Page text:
For 22-year-old Elizabeth Shoemaker, it all happened so fast.
“So, in August of 2022, I lived with my family. We lived in the downtown area for about eight years,” she explains. “The landlord and his wife were getting divorced, and they decided to sell the house we were living in — a duplex. And it was sprung on us at the last minute.”
With three little brothers ready to go back to school, Elizabeth, who goes by Lizzie, knew her mother was in a bad situation.
“I remember I came home from the library one day, and mom’s like, we need to have a conversation,” she said. “And she’s just like, I have to worry about getting a place so the boys can start school.”
The goal was to get something for all of them, but Lizzie knew her brothers had to be the top priority.
“And there was nothing wrong with that, you know because it was right before school started. And I didn’t know what to do,” she said.
Taking Control of the Situation
Already attending the Emerge program at the Washington County Free Library, a supportive community helping new adults, she turned to a librarian, Stephanie Wiant, and also the Emerge Coordinator for help.
“It’s people in my age group — 18 to 25 — and it’s run by one of the ladies who works there. She’s a very nice person. I’m always very open with her. And I talked about it, and she suggested I go to Goodwill and then CAC (Community Action Council). So, I went to Goodwill first because I heard good things about them.”
“So, I went down there, and I talked to Tonia Nipper, one of HGI’s Housing Navigators, and she told me about the program, and then thankfully, they had the youth shelter, and Jane was able to get me a job here.”
Lizzie pauses before continuing, “I’m about to cry.”
“I remember it was that day I went to talk to her about housing, and she’s like, do you have a job?” Lizzie did not, so Tonia referred her to Jane Hawkins, an HGI Vocational Case Manager. “And I talked to Jane, and then, literally, the Thursday of that week, I started out here.”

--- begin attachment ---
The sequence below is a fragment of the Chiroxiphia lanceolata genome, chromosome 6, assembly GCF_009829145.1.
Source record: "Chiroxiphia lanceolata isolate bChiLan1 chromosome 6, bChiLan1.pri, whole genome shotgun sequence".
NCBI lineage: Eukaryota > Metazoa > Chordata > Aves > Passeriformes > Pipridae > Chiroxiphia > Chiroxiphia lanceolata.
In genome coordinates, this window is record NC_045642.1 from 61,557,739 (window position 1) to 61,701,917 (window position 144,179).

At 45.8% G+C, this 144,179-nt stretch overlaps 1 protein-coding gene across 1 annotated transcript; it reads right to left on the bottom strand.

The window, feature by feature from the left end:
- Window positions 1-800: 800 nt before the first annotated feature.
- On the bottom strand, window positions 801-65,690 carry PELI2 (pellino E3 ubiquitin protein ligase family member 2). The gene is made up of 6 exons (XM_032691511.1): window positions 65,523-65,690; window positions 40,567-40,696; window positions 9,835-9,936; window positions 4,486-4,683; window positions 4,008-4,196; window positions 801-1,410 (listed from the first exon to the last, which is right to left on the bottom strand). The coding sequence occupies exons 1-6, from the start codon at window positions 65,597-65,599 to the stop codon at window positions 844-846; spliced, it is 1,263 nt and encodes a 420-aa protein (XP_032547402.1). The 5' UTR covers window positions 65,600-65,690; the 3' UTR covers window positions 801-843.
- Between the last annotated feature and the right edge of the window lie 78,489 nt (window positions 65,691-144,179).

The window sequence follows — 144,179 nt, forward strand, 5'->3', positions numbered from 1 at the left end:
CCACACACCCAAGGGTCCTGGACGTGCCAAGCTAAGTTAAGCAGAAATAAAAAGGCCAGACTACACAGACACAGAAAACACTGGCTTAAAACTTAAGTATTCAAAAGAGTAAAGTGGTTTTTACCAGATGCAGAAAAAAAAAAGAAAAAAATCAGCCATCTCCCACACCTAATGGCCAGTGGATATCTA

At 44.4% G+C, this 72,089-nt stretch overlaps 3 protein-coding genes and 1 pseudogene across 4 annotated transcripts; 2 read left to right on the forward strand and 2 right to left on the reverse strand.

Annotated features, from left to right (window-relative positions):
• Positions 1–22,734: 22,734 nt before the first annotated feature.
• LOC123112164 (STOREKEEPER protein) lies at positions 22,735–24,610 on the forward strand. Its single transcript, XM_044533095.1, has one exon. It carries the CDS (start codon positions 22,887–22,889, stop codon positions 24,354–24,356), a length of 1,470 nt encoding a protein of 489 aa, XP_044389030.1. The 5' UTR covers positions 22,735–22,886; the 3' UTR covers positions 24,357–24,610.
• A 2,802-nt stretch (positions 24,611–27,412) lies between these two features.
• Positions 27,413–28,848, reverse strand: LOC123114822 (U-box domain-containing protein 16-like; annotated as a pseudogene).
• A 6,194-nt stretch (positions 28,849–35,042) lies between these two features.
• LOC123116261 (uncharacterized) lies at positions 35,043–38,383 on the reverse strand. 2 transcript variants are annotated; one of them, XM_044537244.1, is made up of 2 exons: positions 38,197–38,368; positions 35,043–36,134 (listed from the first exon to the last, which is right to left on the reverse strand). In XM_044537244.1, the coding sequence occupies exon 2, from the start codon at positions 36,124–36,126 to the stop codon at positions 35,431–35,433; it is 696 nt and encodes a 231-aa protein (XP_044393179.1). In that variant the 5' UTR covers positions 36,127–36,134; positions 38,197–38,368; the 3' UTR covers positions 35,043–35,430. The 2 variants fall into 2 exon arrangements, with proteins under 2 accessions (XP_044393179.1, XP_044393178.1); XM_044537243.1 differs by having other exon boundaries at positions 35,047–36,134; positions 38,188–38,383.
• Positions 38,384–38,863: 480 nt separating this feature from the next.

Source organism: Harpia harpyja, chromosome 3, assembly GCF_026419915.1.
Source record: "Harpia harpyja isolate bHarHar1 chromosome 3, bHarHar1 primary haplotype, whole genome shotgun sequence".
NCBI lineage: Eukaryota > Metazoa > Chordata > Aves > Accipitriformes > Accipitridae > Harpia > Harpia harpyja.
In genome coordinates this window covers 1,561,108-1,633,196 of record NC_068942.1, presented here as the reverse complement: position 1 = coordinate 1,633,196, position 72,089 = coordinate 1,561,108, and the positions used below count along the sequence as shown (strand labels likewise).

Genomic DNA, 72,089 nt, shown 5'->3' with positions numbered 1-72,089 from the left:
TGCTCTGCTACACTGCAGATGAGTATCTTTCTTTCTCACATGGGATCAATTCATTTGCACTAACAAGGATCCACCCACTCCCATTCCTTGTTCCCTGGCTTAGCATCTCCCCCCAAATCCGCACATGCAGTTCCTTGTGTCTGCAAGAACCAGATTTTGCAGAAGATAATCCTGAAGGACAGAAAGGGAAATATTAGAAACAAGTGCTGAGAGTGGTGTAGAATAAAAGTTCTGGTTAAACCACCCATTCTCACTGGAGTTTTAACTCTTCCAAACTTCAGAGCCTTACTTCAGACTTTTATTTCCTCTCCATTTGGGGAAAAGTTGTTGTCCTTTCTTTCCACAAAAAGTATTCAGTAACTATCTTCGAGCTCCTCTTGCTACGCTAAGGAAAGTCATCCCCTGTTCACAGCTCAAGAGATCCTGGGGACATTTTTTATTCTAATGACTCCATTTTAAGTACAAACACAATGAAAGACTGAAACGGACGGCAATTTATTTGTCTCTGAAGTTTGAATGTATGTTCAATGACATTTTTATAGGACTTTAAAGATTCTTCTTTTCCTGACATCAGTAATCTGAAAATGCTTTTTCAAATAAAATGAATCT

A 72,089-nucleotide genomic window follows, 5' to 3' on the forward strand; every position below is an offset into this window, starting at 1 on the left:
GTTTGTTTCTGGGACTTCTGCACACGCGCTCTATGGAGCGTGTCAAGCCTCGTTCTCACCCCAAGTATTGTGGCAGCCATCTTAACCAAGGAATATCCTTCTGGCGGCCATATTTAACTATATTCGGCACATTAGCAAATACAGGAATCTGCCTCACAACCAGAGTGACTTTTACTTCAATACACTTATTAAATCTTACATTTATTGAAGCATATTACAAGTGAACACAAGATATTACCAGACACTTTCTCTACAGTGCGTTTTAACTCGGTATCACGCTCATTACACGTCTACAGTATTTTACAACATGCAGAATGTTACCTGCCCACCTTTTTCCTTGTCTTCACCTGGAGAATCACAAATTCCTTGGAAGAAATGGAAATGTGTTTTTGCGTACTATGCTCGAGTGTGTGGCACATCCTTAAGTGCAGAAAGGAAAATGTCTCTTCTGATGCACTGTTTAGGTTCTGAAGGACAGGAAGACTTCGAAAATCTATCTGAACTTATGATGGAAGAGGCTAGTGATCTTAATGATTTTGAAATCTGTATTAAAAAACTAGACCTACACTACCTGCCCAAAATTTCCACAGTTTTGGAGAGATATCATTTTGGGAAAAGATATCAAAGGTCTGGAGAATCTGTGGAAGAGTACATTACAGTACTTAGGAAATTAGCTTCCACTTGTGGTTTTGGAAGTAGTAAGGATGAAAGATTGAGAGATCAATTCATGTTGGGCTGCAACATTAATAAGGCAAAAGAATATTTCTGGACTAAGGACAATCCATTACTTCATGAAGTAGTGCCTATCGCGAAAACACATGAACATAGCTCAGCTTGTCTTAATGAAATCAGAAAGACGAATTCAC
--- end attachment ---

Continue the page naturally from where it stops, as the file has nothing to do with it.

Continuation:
In the Business Services North Warehouse, Lizzie started as a temporary employee. Within a short time, she went to full-time. At the same time, she connected with Holly Masur, a Youth Outreach Case Manager, about housing in the youth shelter.
“I’m very grateful for that. Because at the time, I was still at home, but I took it and stayed there for the rest of August, all of September, and October. And then, on Nov. 1 of this year, I got my first apartment,” she said.
She splits the apartment with a co-worker who became her best friend.
“Michael. He works in my department…. He’s been there for me every step of the way,” she explains. “When I was moving everything over to the shelter, he helped me. At the time, I had to walk from Elm Street all the way to Broadway. It’s not that far of a walk, but when you have a lot of stuff… he made multiple trips. I’m just so grateful.
Now, she loves what she is doing. And she can stay in touch with her family.
“They got an apartment right off Dual Highway. And where I live, we’re not even that far from each other. They’re dropping me a dining room table off sometime this weekend,” she said.
“I’m going to finish decorating my apartment. That’s the main goal — to get more settled in. Just thrive a little bit. Still work really hard. Adopt the cat, maybe. I want a pet. I want a cat or a goldfish,” she said. “I have one year towards my bachelor’s degree, but I just want to take it slow. I might go back to school. I want to do more volunteer work. I’d be more involved in Emerge. That program (Emerge) starts in January; I’m one of the first to start going. I definitely want to help Stephanie with that.”
And long term?
“I don’t know. Maybe a few years down the road, I will find something different. My initial dream goal was, despite going to school for criminal justice, I’m a writer. And I would love to have a book of poetry published. That’s a pipe dream for now. I don’t know if there might be another position, but I really like it here. And I don’t plan on leaving anytime soon.
Lizzie acknowledges the uniqueness of her situation and urges those who need it to avoid the stigma of asking for help.
“Even Tonia said your situation’s different, but that doesn’t mean we’re not going to help you,” she explains. “Because I didn’t know what I was doing. I didn’t know where else to go. You know, I’ve heard good things about Goodwill, but… it’s awkward. Like, why am I doing this? Are people going to think less of me for doing this?”
“But in my opinion, if you don’t ask for help. To me, that’s the dumb thing,” she added. “If it weren’t for Goodwill, I wouldn’t have a job; I wouldn’t have my first apartment. It just wouldn’t have happened.